Link Roundup February 2021

Jennifer Patiño

Throughout February, UW-Madison’s Data Science Hub will host the second annual Data Science Research Bazaar. This year’s theme is Data Science for the Social Good and will feature lightning talks, posters, interactive discussions, and workshops that address how data science can augment equity along racial lines, in health and environmentally, and in cities.

In honor of Black History Month, we’d like to highlight projects that honor and celebrate the accomplishments of Black data and computer scientists, past and present, including the Black [Data] History timeline at Washington University in St. Louis and #BlackInData, an organization  that aims to provide community and a support system for Black people in data across the Black diaspora.

We also recommend checking out and/or submitting your work to the Digital Black History project, which seeks to create a centralized directory of all digital history projects relating to Black History.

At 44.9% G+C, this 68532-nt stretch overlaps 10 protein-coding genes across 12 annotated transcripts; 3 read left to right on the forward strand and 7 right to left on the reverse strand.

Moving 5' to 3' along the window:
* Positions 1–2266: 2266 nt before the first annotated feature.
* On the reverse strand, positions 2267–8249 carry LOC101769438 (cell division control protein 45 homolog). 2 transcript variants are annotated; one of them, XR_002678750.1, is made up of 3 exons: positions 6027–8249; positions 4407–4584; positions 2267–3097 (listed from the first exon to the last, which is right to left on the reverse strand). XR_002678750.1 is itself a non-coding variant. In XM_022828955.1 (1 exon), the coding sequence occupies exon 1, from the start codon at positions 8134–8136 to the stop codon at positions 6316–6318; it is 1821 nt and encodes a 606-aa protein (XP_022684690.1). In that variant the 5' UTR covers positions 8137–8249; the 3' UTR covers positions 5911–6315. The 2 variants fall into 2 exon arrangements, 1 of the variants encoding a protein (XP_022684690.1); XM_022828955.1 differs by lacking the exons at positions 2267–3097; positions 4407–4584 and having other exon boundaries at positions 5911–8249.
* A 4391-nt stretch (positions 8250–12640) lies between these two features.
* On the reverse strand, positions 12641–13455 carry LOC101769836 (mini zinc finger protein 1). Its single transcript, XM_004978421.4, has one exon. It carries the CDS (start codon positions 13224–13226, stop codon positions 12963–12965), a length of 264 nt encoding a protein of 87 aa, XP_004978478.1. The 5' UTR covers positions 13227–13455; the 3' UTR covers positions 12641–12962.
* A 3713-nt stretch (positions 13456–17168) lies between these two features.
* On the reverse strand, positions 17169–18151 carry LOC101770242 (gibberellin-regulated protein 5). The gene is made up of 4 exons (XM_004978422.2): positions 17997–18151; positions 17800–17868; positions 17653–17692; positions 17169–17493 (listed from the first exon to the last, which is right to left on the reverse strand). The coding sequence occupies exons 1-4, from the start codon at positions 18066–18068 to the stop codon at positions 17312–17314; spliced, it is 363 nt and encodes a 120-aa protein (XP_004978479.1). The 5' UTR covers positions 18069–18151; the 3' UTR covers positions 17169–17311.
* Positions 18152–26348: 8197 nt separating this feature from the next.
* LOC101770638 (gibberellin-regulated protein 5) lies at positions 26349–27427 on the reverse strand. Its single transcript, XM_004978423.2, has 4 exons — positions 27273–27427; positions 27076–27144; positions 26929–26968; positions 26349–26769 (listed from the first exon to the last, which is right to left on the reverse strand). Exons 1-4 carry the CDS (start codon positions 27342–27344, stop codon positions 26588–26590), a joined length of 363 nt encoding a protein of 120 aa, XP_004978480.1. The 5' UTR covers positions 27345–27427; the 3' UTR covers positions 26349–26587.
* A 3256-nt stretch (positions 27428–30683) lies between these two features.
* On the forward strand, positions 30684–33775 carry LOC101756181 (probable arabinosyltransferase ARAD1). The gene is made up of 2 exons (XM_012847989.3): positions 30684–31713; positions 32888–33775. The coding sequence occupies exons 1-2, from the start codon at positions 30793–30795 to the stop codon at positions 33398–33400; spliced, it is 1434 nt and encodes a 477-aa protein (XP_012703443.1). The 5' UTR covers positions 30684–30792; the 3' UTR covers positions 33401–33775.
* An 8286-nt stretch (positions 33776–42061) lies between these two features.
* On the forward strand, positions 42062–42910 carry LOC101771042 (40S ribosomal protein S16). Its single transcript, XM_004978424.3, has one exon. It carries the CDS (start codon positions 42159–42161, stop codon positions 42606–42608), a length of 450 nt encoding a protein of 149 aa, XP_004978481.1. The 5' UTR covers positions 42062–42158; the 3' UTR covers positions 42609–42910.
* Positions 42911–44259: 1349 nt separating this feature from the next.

Cameron Cook

The National Center for Ecological Analysis and Synthesis and DataONE are partnering to provide a 5-day course for researchers that’s geared at open science and reproducible research.

The Dark Energy Survey has released DR2. This second data release has almost 700 million astronomical objects and the project includes researchers from UW-Madison.

Loyola Marymount University’s Institute for Research Design in Librarianship has a current speaker series with great topics that would benefit any qualitative, humanist, or LIS researcher. The remaining events include the following:

  • “De/colonizing Qualitative Research: For Whom is the Work?”,
  • “Critical Race Spatial Analysis: Exploring New Possibilities for Mapping Racial (In)justice”
  • “Erasure and Essentialism: Situating Black Immigrants in LIS Research and Practice”

Maij Xyooj

On Monday, January 4, 2021, some Google employees announced the formation of a union, the Alphabet Workers Union.

The former Florida data analyst who accused state officials of covering up the pandemic has turned herself in. Read more here.